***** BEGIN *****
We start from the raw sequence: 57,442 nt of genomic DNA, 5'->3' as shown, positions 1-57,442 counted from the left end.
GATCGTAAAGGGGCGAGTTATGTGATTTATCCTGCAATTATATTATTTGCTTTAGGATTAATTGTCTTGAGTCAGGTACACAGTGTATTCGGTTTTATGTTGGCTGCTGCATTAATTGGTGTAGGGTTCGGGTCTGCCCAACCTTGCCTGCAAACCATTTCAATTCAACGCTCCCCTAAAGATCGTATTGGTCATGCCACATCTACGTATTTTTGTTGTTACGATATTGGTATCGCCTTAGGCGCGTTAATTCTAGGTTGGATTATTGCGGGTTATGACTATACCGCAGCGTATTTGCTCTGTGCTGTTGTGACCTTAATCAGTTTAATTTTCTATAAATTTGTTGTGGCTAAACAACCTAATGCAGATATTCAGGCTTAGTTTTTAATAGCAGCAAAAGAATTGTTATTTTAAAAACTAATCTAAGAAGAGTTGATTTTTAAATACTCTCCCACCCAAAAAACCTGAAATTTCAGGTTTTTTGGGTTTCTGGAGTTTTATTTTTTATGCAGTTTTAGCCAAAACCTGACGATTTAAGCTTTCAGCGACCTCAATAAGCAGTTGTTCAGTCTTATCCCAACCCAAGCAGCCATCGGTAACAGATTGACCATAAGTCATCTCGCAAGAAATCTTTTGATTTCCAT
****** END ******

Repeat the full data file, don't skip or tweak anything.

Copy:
We start from the raw sequence: 57,442 nt of genomic DNA, 5'->3' as shown, positions 1-57,442 counted from the left end.
GATCGTAAAGGGGCGAGTTATGTGATTTATCCTGCAATTATATTATTTGCTTTAGGATTAATTGTCTTGAGTCAGGTACACAGTGTATTCGGTTTTATGTTGGCTGCTGCATTAATTGGTGTAGGGTTCGGGTCTGCCCAACCTTGCCTGCAAACCATTTCAATTCAACGCTCCCCTAAAGATCGTATTGGTCATGCCACATCTACGTATTTTTGTTGTTACGATATTGGTATCGCCTTAGGCGCGTTAATTCTAGGTTGGATTATTGCGGGTTATGACTATACCGCAGCGTATTTGCTCTGTGCTGTTGTGACCTTAATCAGTTTAATTTTCTATAAATTTGTTGTGGCTAAACAACCTAATGCAGATATTCAGGCTTAGTTTTTAATAGCAGCAAAAGAATTGTTATTTTAAAAACTAATCTAAGAAGAGTTGATTTTTAAATACTCTCCCACCCAAAAAACCTGAAATTTCAGGTTTTTTGGGTTTCTGGAGTTTTATTTTTTATGCAGTTTTAGCCAAAACCTGACGATTTAAGCTTTCAGCGACCTCAATAAGCAGTTGTTCAGTCTTATCCCAACCCAAGCAGCCATCGGTAACAGATTGACCATAAGTCATCTCGCAAGAAATCTTTTGATTTCCAT